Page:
Georgian Art Captivates Audiences in the West

Niko Pirosmani. Exhibition view. Fondation Beyeler. Basel, 2023. Photo by Alexaner. A. Bourganov. Courtesy of Alexander A. Bourganov

The exhibition of Georgian self-taught artist Niko Pirosmani at Fondation Beyeler attempts to fit his story into bigger socio-political and cultural narratives and comes at a time of a spate of Georgian cultural events around Western Europe.

The Niko Pirosmani exhibition, hosted by the Beyeler Foundation from 17th September 2023 to 28th January 2024, represents a cultural milestone. This exhibition marks the first time Pirosmani's work has been shown in Switzerland since 1995, and it is one of the largest international exhibitions showcasing his work with nearly fifty paintings on display. Organized by the Fondation Beyeler, the Louisiana Museum of Modern Art and the Georgian National Museum and the Ministry of Culture, Sport, and Youth of Georgia, with the generous support of the Infinitart Foundation, this exhibition sheds light on the enigmatic nature of Niko Pirosmani's (1862–1918) artistic scope. Curated by Daniel Baumann, it also includes contributions from contemporary Georgian artists Thea Djordjadze (b. 1971) and Andro Wekua (b. 1977) and offers the opportunity to delve into the captivating world of Georgia's most iconic artist.

Born in 1862 in the village of Mirzaani, Pirosmani started painting at a young age and was self-taught. His paintings mostly depict rural scenes, everyday life, Georgian festivals, and animals, their expressive power found in their sense of simplicity and naivety. There are his bold colours, the flat perspectives, and a distinctive use of space. Despite Pirosmani’s lack of formal training, his artistic talent and ability to capture the essence of his subjects made him a beloved figure in Georgian art. Today his work is celebrated for its charm, authenticity, and perhaps the glimpse they offer into the cultural and social fabric of early 20th century Georgia.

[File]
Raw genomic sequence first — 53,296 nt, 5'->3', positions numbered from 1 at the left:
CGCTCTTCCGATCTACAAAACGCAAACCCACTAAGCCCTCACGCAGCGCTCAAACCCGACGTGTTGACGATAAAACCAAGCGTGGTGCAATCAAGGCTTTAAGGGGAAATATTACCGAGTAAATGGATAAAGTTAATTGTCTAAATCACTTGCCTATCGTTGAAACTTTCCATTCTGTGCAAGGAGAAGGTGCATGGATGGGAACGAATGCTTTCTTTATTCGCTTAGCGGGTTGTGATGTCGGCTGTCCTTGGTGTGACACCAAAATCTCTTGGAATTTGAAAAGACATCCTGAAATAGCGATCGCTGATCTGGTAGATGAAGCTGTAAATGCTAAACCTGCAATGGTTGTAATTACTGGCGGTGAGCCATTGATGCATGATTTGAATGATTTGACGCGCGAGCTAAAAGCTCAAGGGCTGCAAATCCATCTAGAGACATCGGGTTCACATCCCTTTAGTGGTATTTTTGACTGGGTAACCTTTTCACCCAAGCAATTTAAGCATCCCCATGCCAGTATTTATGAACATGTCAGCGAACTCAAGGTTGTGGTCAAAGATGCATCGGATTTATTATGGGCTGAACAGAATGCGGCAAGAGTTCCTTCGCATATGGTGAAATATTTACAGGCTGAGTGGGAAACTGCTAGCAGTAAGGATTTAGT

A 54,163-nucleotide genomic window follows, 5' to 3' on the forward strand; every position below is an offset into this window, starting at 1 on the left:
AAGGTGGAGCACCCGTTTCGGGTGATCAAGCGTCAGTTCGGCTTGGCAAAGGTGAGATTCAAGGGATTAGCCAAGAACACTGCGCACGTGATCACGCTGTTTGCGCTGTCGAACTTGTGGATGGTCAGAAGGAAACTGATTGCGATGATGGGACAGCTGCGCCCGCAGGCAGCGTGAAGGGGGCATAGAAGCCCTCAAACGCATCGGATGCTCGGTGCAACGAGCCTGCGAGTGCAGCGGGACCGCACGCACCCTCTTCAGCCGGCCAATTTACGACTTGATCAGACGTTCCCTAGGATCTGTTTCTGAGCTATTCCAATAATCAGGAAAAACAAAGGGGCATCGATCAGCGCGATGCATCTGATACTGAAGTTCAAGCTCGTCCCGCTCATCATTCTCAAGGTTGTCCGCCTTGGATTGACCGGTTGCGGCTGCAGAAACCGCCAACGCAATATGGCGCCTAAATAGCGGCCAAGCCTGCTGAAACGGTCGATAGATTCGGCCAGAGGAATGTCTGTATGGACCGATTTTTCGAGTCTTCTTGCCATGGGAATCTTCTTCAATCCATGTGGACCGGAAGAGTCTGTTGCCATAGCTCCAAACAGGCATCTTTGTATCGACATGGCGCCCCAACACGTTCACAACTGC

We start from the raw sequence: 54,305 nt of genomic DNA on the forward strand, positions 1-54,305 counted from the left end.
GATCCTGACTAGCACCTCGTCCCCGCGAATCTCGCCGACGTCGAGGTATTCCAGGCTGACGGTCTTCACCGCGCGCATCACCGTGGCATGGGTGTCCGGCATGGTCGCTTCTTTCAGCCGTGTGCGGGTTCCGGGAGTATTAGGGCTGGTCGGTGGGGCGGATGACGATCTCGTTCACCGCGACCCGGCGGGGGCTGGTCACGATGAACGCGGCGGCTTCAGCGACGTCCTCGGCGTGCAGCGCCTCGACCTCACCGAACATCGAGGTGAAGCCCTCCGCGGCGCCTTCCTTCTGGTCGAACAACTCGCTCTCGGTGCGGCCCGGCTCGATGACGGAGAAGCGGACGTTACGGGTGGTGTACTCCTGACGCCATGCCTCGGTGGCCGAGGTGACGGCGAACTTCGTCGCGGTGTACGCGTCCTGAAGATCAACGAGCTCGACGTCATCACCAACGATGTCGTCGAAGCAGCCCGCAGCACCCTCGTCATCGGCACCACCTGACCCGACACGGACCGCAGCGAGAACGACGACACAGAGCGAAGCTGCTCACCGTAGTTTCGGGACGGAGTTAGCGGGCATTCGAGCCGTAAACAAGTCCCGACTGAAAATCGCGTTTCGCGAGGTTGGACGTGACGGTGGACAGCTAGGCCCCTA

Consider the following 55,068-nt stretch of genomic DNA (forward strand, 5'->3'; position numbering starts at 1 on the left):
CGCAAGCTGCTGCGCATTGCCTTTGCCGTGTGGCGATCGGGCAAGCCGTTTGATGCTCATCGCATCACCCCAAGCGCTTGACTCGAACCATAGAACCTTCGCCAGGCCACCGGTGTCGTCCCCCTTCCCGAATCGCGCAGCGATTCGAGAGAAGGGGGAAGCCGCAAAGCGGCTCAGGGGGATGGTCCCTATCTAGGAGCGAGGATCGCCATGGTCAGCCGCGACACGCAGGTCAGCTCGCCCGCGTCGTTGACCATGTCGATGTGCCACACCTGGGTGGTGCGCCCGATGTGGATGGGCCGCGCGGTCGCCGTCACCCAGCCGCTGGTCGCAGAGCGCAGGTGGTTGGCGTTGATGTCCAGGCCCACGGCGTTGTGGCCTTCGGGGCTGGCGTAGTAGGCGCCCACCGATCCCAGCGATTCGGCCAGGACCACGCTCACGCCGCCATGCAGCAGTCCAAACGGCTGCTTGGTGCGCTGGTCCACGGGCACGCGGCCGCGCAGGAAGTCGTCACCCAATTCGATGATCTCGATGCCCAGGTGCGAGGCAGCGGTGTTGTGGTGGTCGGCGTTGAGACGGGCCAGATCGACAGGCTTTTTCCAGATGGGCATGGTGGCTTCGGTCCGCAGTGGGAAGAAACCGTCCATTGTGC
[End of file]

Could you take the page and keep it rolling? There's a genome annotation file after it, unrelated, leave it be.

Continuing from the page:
Pirosmani's fame on the world art scene came later than many other avant-garde artists; he was not known personally by his French and German contemporaries. However, Pablo Picasso, without ever meeting him, produced an image of him in 1972. This remarkable connection came about through Ilya Zdanevich (1894-1975), a Tbilisi-born writer, publisher and art critic who was part of the Russian Futurist movement before the Bolshevik revolution, had left the country in 1920 and finally settled in France. When he showed a catalogue of Pirosmani's work to Picasso, the latter was deeply moved and created a portrait honouring ‘Niko’.

Interest in Niko Pirosmani has grown in European museums over the past few years. In 2018, the Fondation Vincent van Gogh in Arles held an exhibition ‘Niko Pirosmani – Wanderer Between Worlds’, showing twenty-nine of Pirosmani's works alongside five paintings by Vincent van Gogh. The Albertina Museum in Vienna hosted an important exhibition of Pirosmani's art in 2019, offering viewers an equally extensive collection of his work. The collection currently exhibited at the Fondation Beyeler was previously showcased at the Louisiana Museum of Modern Art in Denmark.